Even before I started reading Mariette in Ecstasy (1991) by Ron Hansen, I had an inkling that I really like cloister stories (I read one I quite liked last year.). But after finishing this one, I’m sure of it.
I knew next to nothing about this book before I began reading it — it’s on the list, so I read it.
Set in upstate New York in 1906, title character Mariette — pronounced with a mar as in blemish, not as in mare, per the book — is a postulant at the local convent. The bulk of the story, of the drama, dwells after she begins experiencing Christ’s suffering in a very real, very bodily way.
This post has been sitting dormant for more than a week. I just don’t know what to write. I loved the book, but I don’t want to get very far into it. It’s better if you just read the book (if you want to, I mean) — I don’t want to give anything away.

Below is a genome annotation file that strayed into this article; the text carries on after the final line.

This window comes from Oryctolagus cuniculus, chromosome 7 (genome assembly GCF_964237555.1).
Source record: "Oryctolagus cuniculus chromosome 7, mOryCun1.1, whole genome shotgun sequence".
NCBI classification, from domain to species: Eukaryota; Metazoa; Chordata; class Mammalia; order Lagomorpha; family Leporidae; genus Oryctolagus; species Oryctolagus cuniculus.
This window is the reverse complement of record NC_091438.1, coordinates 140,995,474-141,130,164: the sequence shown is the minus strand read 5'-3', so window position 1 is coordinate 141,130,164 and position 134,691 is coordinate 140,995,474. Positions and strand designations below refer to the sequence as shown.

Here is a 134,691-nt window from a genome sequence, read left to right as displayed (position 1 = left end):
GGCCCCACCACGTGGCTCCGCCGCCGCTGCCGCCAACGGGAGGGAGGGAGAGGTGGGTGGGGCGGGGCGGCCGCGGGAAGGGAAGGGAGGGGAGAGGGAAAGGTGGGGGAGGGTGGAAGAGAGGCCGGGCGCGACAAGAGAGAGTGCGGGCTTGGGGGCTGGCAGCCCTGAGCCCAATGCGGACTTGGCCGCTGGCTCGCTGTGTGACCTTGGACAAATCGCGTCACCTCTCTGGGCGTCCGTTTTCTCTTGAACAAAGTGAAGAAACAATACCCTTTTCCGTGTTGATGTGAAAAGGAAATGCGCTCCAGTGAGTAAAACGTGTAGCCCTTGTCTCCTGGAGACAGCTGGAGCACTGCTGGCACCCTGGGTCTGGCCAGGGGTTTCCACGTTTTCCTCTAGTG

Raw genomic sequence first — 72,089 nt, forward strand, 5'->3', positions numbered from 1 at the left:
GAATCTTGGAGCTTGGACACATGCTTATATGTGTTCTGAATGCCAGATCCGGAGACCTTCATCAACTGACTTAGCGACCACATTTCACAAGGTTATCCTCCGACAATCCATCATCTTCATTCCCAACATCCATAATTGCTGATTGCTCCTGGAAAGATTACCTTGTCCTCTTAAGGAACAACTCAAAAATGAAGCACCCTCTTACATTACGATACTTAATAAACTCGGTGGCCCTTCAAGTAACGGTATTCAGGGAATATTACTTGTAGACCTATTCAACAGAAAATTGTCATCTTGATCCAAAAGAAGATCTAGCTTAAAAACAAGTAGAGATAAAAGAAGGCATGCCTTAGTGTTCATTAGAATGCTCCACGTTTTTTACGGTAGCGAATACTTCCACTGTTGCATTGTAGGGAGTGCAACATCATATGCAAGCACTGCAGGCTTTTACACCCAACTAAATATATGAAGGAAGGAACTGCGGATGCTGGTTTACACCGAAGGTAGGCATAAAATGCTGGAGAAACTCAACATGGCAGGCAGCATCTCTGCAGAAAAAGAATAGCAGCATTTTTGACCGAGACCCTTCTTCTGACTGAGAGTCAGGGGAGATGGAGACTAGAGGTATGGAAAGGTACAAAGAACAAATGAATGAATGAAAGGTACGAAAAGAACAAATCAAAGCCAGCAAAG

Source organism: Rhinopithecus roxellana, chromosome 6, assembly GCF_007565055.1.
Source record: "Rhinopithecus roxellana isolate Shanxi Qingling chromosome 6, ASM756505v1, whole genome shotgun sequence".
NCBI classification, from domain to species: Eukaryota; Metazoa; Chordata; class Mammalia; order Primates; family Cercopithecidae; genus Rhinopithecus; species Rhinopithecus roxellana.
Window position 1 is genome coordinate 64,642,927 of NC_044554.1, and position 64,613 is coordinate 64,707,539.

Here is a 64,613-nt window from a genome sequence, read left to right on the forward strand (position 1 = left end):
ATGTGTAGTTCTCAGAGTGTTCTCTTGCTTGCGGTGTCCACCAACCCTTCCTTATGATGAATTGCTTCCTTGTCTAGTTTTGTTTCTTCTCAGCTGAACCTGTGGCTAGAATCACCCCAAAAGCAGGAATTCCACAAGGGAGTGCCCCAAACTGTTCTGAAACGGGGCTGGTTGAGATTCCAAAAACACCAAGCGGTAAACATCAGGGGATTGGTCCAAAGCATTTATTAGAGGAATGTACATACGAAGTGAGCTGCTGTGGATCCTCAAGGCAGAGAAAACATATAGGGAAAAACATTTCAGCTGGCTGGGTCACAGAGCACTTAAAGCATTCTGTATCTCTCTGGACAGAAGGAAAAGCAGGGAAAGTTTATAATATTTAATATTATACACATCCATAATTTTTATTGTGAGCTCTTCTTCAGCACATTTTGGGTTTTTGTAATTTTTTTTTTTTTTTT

I plan to read more of Hansen’s work.
Per Wikipedia: Hansen was born in Omaha, Nebraska, and earned a bachelor’s degree in English from Creighton University. He received an MFA from the Iowa Writers’ Workshop and held a Wallace Stegner Creative Writing Fellowship at Stanford University. He later earned a master’s in spirituality from Santa Clara University.
I am still puzzling over why both cloister stories I’ve read, both set in convents, were written by men, though. Anyone have ideas? Or suggestions of cloister books written by women?
Here’s another review of the book.